- Havas Worldwide is pulling all of its U.K. advertising spend from Google and Google's YouTube video portal as it seeks to establish a tighter safety net for its brand clients, according to a report in The Guardian. Havas — the world's sixth-largest ad holding group — is the first to blacklist Google in this manner, the publication said.
The Guardian reported talks between Google and Havas "broke down" as the former was "unable to provide specific reassurances" in regards to filtering out unsafe content featuring things like hate speech, terrorism or other forms of violence. Google was recently forced to review its ad policies when the U.K. government, along with organizations including the BBC, Transport for London and The Guardian itself, pulled their ads over similar brand safety concerns.
- Havas U.K.'s brand clients include Domino’s Pizza, Emirates and the BBC, and also major U.K. organizations like Royal Mail and the EDF Energy group. Havas U.K. spends around £500 million — or $620 million — on all of its advertising and £175 million (roughly $217 million) on behalf of its U.K. clients annually, per The Guardian.
Marketers started putting a higher premium on brand safety following reports of fake news and other inflammatory media run rampant last year, but Havas' blacklisting of Google in the U.K. is one of the more dramatic steps taken against the platform in recent memory and is perhaps unprecedented in the marketing industry.
Google is the world's single largest digital advertising platform and eMarketer research suggests it will command 40.7% of all U.S. digital ad revenue this year as its dominance in areas including search and display advertising continues to grow.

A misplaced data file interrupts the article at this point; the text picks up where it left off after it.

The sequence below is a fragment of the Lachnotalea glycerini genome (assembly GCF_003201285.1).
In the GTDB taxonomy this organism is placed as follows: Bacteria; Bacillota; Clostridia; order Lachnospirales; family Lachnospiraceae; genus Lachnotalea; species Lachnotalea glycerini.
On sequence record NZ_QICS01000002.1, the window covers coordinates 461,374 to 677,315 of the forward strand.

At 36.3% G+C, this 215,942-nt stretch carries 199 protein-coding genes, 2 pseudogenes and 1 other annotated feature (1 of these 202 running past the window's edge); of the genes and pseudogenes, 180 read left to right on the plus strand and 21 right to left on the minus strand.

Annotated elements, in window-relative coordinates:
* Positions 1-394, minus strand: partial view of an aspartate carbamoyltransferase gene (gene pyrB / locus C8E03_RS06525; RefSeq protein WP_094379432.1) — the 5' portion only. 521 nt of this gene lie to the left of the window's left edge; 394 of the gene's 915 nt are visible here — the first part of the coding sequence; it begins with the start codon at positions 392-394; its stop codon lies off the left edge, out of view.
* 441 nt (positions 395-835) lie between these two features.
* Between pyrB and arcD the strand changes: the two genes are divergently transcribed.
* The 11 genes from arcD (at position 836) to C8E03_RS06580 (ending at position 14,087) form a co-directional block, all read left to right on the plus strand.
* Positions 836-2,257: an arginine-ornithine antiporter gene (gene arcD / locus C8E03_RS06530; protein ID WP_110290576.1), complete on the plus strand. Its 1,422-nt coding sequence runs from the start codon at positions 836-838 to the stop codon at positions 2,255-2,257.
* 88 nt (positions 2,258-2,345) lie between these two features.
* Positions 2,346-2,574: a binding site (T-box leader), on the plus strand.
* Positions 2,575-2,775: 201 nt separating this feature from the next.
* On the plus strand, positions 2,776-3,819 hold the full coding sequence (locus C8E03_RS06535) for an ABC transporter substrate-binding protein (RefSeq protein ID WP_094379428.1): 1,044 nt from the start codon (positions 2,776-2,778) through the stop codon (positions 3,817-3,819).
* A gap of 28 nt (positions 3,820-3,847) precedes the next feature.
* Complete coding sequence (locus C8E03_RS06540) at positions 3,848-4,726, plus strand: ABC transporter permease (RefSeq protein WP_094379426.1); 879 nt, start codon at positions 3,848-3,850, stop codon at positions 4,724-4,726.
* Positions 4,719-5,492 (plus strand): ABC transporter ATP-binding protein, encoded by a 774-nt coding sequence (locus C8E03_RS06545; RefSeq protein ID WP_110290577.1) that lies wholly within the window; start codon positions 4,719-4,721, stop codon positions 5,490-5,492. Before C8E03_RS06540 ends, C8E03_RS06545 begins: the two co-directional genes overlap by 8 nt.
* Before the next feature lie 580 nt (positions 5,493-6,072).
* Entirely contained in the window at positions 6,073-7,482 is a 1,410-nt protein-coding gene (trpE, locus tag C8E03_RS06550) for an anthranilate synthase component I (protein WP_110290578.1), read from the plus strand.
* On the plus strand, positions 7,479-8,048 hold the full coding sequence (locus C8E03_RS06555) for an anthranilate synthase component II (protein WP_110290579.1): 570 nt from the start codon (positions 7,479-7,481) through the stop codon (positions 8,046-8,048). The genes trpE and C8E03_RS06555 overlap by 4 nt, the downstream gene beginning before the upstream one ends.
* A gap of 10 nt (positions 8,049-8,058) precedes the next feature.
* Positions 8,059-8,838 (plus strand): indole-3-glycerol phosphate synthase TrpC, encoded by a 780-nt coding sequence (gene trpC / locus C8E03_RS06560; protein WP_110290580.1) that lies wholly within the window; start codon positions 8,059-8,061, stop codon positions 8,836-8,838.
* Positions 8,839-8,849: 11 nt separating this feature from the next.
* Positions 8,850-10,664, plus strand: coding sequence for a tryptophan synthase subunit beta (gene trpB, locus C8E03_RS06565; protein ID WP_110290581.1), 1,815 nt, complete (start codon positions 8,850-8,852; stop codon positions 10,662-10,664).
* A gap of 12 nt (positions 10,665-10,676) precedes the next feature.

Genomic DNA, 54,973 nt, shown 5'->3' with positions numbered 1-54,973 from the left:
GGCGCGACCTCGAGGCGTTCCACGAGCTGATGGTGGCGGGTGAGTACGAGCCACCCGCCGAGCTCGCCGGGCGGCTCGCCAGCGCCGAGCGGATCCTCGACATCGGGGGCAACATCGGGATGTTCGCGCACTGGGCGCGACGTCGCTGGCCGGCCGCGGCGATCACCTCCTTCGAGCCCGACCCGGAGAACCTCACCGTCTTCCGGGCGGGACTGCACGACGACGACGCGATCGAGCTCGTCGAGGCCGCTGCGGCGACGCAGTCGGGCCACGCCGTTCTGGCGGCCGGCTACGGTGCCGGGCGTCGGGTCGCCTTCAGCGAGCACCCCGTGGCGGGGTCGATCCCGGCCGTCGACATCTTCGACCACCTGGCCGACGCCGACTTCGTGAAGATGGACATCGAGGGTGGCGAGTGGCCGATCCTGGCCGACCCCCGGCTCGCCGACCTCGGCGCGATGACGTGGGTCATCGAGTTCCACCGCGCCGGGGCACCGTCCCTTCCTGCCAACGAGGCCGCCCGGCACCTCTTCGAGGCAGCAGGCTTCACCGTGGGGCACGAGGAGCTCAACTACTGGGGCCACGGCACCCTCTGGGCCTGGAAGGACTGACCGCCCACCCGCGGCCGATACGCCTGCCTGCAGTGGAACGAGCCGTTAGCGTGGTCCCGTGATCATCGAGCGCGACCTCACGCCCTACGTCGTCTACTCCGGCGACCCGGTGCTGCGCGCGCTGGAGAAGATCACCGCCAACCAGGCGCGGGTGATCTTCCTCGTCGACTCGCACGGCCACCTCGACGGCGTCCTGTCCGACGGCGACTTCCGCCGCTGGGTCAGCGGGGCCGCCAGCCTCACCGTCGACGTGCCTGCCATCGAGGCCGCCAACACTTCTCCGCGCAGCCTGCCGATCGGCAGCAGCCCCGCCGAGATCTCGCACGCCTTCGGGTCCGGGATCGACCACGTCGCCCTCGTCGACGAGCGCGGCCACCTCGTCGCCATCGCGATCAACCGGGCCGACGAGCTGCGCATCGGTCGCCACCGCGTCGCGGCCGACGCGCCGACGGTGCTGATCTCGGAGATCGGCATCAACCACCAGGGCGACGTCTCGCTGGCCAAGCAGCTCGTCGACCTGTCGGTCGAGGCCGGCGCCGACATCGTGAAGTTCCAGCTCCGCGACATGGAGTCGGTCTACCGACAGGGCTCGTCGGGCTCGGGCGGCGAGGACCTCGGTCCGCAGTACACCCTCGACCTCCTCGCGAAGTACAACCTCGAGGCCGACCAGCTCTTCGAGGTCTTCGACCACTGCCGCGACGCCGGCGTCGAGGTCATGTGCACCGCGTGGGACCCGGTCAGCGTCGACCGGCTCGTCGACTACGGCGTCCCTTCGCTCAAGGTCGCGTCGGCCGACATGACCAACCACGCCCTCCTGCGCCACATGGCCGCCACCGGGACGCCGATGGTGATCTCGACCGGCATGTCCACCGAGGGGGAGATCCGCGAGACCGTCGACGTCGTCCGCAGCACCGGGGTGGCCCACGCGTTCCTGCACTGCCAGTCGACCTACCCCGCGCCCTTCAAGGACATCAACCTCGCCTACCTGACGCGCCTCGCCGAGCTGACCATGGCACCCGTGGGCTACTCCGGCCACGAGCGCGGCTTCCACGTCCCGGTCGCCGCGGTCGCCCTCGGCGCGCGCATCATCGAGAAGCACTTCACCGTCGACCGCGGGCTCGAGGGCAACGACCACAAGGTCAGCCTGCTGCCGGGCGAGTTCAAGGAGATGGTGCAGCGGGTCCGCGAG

Google appears to have responded to the Havas news, albeit without naming the agency directly, in a blog post that acknowledges its content monitoring system is flawed and that some changes might be inbound.
“[W]ith millions of sites in our network and 400 hours of video uploaded to YouTube every minute, we recognize that we don't always get it right,” wrote Google U.K. Managing Director Ronan Harris. “In a very small percentage of cases, ads appear against content that violates our monetization policies. We promptly remove the ads in those instances, but we know we can and must do more.”
While Havas might be the first ad holding group to take direct action of this scale against Google, the company is hardly alone in voicing criticism toward the lack of brand safety assurances. A week ago, at the IPA's Festival of British Advertising in London, WPP CEO Martin Sorrell told Harris that Google needs to "step up and take responsibility" for bad media on its platform that endangers brand credibility and image.
"You have to take responsibility for this as a media company," the WPP executive said.
WPP is the world’s largest ad holdings group and it will be interesting to see if it follows Havas in any way. Sorrell also took shots at Facebook, which is the second largest digital ad platform behind Google.